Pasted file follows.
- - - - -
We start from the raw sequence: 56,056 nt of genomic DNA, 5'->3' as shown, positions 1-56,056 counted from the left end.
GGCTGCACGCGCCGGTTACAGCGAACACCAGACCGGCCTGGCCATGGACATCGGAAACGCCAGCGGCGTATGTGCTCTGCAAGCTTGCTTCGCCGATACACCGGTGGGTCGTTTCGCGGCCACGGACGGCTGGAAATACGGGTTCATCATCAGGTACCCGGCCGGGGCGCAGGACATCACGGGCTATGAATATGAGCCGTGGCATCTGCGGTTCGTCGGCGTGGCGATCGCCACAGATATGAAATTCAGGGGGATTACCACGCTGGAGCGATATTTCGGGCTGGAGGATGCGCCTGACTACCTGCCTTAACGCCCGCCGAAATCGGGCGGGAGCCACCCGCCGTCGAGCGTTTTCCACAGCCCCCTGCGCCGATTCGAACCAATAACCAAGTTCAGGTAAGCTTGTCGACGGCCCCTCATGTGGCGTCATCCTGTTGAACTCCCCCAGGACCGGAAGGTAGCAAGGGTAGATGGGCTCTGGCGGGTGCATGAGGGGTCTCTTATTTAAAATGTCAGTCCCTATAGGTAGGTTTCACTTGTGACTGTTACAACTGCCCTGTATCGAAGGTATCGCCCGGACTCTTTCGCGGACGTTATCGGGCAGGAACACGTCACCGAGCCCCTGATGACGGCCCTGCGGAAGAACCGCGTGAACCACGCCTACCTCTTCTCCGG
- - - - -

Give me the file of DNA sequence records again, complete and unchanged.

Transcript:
We start from the raw sequence: 56,056 nt of genomic DNA, 5'->3' as shown, positions 1-56,056 counted from the left end.
GGCTGCACGCGCCGGTTACAGCGAACACCAGACCGGCCTGGCCATGGACATCGGAAACGCCAGCGGCGTATGTGCTCTGCAAGCTTGCTTCGCCGATACACCGGTGGGTCGTTTCGCGGCCACGGACGGCTGGAAATACGGGTTCATCATCAGGTACCCGGCCGGGGCGCAGGACATCACGGGCTATGAATATGAGCCGTGGCATCTGCGGTTCGTCGGCGTGGCGATCGCCACAGATATGAAATTCAGGGGGATTACCACGCTGGAGCGATATTTCGGGCTGGAGGATGCGCCTGACTACCTGCCTTAACGCCCGCCGAAATCGGGCGGGAGCCACCCGCCGTCGAGCGTTTTCCACAGCCCCCTGCGCCGATTCGAACCAATAACCAAGTTCAGGTAAGCTTGTCGACGGCCCCTCATGTGGCGTCATCCTGTTGAACTCCCCCAGGACCGGAAGGTAGCAAGGGTAGATGGGCTCTGGCGGGTGCATGAGGGGTCTCTTATTTAAAATGTCAGTCCCTATAGGTAGGTTTCACTTGTGACTGTTACAACTGCCCTGTATCGAAGGTATCGCCCGGACTCTTTCGCGGACGTTATCGGGCAGGAACACGTCACCGAGCCCCTGATGACGGCCCTGCGGAAGAACCGCGTGAACCACGCCTACCTCTTCTCCGG